the hebrews and judaism judaism over the centuries

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  • The Hebrews and JudaismJudaism Over the Centuries

  • Revolt, Defeat and MigrationThe Zealots were the most rebellious of the Jews. They believed they were to only answer to God and refused to follow Roman rule. They urged other Jews to rise up and in AD 66, they revolted.

  • Revolt Against RomeLed by the Zealots, they fought bravely, but in the end would not succeed. The revolt lasted 4 years and caused much damage. Jerusalem was in ruins and the Romans had even burned the 2nd Temple in the last days of conflict.

  • Revolt Against RomeAfter the temple was destroyed, many lost the will to fight. Still, 1,000 Zealots locked themselves away in a mountain fortress called Masada. The Romans would send 15,000 soldiers to capture them.

  • MasadaMasada was hard to reach, and the Romans mad a huge earth ramp to get to it. The Zealots refused to surrender for 2 years. Finally, as the Romans finally broke through, the Zealots took their own lives rather than be Roman slaves.

  • Results of the RevoltWith the capture of Masada, the Jewish revolt was over. As punishment, the Romans killed most of the citizens of Jerusalem and took many of the surviving Jews to Rome as slaves. The Romans had made their presence absolute.

  • Results of the RevoltMany of those not taken as slaves left Jerusalem after the destruction of the temple. They went to other Jewish settlements in the Roman Empire and another popular destination was Alexandria, Egypt. These other communities grew after the destruction of Jerusalem.

  • Roman Empire

  • A Second RevoltSome Jews who stayed grew weary of Roman rule and again would revolt some 60 years later. In AD 130, Rome will once again defeat the Jews and then ban them from Jerusalem. This would spur the migration of many more Jews throughout the Mediterranean region.

  • Migration and DiscriminationThe nature of Judaism would change with the departure from Jerusalem and the Temple. Synagogues would become much more important. Rabbis or teachers would take a greater role in guiding the religious lives of the Jews, as they were responsible for interpreting the Torah. These changes are directly linked to Yohanan ben Zaccai, a rabbi that founded a school at Yavneh. Here, he taught people about Judaism and trained rabbis. These teachings would shape the way Judaism was practiced and made rabbis the leaders of many communities.

  • Moving Because Over many centuries, Jews would move to other parts of the world. Many times this was not a voluntary move. Other religious groups would discriminate against them and even promote violence forcing Jews to move. Eventually, they would move to all areas of Europe, Asia and the US.

  • Two Cultural TraditionsAfter the Diaspora (remember that), Jews still shared basic beliefs of one God and the laws found in the sacred texts and there observance. However, regional traditions, customs and languages emerged creating two main cultural traditions.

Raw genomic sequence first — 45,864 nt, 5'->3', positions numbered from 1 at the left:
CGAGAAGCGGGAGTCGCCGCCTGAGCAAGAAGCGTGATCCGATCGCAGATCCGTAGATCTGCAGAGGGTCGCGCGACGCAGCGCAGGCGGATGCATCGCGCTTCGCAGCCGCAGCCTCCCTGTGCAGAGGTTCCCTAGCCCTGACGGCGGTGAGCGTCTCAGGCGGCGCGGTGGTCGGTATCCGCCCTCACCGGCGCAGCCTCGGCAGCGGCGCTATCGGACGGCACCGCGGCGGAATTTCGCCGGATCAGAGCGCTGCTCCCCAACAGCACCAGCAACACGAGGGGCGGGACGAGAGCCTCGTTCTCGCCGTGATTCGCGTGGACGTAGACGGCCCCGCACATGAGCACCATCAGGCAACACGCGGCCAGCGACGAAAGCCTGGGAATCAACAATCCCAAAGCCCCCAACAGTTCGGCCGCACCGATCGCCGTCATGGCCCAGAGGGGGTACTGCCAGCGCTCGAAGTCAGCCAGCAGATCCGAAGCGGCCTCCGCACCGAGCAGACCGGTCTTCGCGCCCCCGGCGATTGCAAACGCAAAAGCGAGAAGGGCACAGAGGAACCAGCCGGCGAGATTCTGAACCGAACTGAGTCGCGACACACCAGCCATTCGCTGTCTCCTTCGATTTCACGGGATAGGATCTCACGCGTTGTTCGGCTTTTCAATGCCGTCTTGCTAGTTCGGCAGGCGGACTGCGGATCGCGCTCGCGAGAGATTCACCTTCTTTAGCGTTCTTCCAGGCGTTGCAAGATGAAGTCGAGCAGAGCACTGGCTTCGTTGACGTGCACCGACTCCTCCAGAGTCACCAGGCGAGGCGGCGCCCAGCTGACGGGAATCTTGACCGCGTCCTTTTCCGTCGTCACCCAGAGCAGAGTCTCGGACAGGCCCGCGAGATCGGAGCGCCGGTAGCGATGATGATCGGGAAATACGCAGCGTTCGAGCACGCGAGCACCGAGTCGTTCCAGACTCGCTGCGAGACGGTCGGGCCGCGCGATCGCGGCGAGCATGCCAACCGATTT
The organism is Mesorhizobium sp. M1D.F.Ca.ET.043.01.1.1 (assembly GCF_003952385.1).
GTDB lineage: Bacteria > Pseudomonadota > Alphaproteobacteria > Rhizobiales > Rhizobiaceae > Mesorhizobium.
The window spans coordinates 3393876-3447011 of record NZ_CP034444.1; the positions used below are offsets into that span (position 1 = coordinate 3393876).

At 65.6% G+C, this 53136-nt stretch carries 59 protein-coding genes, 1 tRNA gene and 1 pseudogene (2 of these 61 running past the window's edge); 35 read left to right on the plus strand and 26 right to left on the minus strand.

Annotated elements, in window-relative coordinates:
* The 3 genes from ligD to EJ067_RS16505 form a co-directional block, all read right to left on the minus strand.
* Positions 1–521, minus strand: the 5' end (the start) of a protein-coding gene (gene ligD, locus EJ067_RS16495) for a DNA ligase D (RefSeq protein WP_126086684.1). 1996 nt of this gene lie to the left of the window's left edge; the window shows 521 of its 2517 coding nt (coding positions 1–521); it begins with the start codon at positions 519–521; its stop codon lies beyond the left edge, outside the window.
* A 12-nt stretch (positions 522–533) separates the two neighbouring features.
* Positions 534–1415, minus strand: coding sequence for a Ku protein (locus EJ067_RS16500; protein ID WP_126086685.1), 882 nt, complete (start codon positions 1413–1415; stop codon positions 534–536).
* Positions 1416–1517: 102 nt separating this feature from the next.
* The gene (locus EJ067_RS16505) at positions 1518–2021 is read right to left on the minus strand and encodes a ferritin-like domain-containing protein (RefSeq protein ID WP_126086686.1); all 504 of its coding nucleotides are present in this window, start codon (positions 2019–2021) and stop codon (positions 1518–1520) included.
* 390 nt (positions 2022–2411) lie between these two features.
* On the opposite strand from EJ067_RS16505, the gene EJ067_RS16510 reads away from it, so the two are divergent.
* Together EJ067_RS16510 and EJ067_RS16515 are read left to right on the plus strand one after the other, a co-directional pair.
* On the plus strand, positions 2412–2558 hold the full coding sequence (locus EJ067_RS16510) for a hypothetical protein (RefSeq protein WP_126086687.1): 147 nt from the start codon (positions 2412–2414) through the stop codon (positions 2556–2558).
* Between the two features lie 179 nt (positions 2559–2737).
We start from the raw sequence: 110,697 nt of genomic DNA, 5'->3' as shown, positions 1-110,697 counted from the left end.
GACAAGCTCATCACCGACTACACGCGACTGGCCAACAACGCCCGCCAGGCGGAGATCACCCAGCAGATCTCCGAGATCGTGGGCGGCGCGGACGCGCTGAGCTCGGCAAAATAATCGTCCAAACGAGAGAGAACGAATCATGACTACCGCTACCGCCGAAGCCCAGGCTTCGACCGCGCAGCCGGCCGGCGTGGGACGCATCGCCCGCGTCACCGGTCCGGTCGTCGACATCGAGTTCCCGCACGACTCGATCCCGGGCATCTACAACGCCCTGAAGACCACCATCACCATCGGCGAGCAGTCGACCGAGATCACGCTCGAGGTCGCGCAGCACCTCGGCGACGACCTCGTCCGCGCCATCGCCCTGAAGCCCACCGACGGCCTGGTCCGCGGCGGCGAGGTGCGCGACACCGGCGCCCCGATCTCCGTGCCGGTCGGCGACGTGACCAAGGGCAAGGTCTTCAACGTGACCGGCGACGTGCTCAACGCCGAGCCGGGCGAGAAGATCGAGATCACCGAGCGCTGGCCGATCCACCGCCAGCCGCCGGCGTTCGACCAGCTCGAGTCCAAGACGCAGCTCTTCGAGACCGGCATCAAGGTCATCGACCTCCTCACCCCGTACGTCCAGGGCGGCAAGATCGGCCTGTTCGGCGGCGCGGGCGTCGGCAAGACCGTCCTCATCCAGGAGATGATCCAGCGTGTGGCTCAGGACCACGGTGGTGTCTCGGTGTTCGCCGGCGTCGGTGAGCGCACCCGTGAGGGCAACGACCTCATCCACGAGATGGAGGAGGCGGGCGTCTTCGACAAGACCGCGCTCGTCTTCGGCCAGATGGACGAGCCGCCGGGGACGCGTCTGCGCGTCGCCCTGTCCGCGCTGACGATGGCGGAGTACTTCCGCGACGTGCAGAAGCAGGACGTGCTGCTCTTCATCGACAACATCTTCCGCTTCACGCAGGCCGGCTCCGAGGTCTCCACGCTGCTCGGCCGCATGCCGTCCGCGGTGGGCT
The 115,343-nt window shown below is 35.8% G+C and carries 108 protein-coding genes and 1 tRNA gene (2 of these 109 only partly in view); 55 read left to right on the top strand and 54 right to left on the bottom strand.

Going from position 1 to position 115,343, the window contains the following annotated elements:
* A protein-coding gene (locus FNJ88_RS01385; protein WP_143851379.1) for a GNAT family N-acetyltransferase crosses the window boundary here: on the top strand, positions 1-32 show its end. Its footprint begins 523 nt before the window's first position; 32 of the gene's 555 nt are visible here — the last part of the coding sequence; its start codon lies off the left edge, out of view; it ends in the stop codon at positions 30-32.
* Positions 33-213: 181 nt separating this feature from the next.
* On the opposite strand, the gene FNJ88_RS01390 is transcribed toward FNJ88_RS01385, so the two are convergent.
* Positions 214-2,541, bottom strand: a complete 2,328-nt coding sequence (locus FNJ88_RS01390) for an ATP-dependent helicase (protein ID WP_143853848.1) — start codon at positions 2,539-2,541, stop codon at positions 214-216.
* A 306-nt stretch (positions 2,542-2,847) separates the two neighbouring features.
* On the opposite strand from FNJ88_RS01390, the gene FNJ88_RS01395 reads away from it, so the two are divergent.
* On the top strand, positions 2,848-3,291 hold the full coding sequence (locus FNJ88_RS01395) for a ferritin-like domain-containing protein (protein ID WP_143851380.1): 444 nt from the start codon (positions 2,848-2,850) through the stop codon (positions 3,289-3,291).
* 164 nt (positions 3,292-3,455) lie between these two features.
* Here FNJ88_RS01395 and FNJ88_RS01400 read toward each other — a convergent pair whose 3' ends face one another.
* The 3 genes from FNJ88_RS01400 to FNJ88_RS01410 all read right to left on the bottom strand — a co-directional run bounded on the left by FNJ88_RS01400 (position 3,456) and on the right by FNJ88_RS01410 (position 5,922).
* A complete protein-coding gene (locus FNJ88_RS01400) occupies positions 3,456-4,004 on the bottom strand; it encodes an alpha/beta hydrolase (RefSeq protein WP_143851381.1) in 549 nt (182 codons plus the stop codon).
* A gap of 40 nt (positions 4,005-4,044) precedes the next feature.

• The Jews in Eastern EuropeOne of the traditions is Ashkenazim descendants of Jews who moved to France, Germany and Eastern Europe. Most of these communities were removed from non-Jews. These folks would develop their own traditions and language Yiddish is an example.

  • The Jews in Spain and PortugalAnother Jewish culture developed in Western Europe, Spain and Portugal. They are called the Sephardim. They too have their own language, Ladino, a mix of Spanish, Hebrew and Arabic.

  • SephardimUnlike the Ashkenazim, the Sephardim mixed with their neighbors. As a result, their culture has borrowed from others. Known for their writings, they were part of a Golden Age from 1000 to 1100 AD. This period saw great works in poetry, writing, math, medicine, astronomy and philoshophy.

  • Traditions and Holy DaysJewish culture is one of the oldest and Jews have a strong connection with the past. They feel this connection to the past will help them follow the teachings of the faith. These traditions and Holy Days help them understand and celebrate their history.

  • HanukkahHanukkah celebrated around Christmastime for us, is the Festival of Light and has to do with the rededication of the Temple by the Maccabees. They only had enough oil for the lamp to stay lit one night, but it lasted 8. Today Jews use a menorah to mark the event and small gifts are given each night.

  • SukkothaJewishfestivalbeginningonthe15thdayofthe monthofTishriandcelebratedforninedaysby OrthodoxandConservativeJewsoutsideof Israel andforeightdaysbyReformJewsandby Jewsin Israelthatcelebratestheharvestand commemoratestheperiodduringwhichthe Jews wanderedinthewildernessaftertheExodus, markedbythebuildingofsukkoth.

  • PassoverPassover is celebrated in the Spring and celebrates the Jews Exodus from Egypt, remembering the night the Angel of Death passed over the Jewish homes, not taking their first born as those of Egyptians. A seder is celebrated and only unleavened bread is consumed.

  • High Holy DaysHigh Holy Days are the two most sacred holidays and take place in the fall. The first is Rosh Hashanah that celebrate the coming of the new year. Yom Kippur, the day of Atonement, is the holiest of holidays. This is where Jews fast and pray all day and ask God for forgiveness. Yom Kippur dates back to the time of the 2nd Temple.

  • To Sum Up Exit: What is your impression of High Holy Days celebrations?

    Stay Tuned Next Time for Review!


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